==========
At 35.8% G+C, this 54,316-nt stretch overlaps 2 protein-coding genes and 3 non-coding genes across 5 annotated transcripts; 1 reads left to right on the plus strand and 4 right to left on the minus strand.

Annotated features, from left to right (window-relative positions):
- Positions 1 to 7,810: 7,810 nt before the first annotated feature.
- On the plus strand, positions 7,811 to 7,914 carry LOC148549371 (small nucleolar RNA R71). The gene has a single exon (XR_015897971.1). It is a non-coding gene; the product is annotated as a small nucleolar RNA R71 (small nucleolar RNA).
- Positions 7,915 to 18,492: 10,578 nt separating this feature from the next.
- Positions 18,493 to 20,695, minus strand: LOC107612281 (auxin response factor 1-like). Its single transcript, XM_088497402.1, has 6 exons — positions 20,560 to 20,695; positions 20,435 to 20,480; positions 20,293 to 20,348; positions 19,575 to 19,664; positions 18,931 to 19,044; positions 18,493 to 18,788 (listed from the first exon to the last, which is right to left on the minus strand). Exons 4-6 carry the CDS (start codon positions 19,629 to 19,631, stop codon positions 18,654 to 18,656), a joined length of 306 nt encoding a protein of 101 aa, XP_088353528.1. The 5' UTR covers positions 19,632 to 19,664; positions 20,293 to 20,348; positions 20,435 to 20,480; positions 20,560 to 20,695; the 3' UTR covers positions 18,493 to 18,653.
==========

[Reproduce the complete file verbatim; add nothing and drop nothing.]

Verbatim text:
At 35.8% G+C, this 54,316-nt stretch overlaps 2 protein-coding genes and 3 non-coding genes across 5 annotated transcripts; 1 reads left to right on the plus strand and 4 right to left on the minus strand.

Annotated features, from left to right (window-relative positions):
- Positions 1 to 7,810: 7,810 nt before the first annotated feature.
- On the plus strand, positions 7,811 to 7,914 carry LOC148549371 (small nucleolar RNA R71). The gene has a single exon (XR_015897971.1). It is a non-coding gene; the product is annotated as a small nucleolar RNA R71 (small nucleolar RNA).
- Positions 7,915 to 18,492: 10,578 nt separating this feature from the next.
- Positions 18,493 to 20,695, minus strand: LOC107612281 (auxin response factor 1-like). Its single transcript, XM_088497402.1, has 6 exons — positions 20,560 to 20,695; positions 20,435 to 20,480; positions 20,293 to 20,348; positions 19,575 to 19,664; positions 18,931 to 19,044; positions 18,493 to 18,788 (listed from the first exon to the last, which is right to left on the minus strand). Exons 4-6 carry the CDS (start codon positions 19,629 to 19,631, stop codon positions 18,654 to 18,656), a joined length of 306 nt encoding a protein of 101 aa, XP_088353528.1. The 5' UTR covers positions 19,632 to 19,664; positions 20,293 to 20,348; positions 20,435 to 20,480; positions 20,560 to 20,695; the 3' UTR covers positions 18,493 to 18,653.